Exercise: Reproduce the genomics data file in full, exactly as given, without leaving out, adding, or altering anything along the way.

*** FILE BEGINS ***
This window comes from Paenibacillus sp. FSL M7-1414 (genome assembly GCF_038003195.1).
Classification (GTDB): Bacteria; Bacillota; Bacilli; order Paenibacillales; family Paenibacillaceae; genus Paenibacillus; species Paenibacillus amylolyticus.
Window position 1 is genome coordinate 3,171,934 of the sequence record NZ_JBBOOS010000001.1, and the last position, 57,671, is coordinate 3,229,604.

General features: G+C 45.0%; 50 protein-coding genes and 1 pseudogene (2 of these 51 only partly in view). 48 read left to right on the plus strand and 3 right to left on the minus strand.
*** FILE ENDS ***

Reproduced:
This window comes from Paenibacillus sp. FSL M7-1414 (genome assembly GCF_038003195.1).
Classification (GTDB): Bacteria; Bacillota; Bacilli; order Paenibacillales; family Paenibacillaceae; genus Paenibacillus; species Paenibacillus amylolyticus.
Window position 1 is genome coordinate 3,171,934 of the sequence record NZ_JBBOOS010000001.1, and the last position, 57,671, is coordinate 3,229,604.

General features: G+C 45.0%; 50 protein-coding genes and 1 pseudogene (2 of these 51 only partly in view). 48 read left to right on the plus strand and 3 right to left on the minus strand.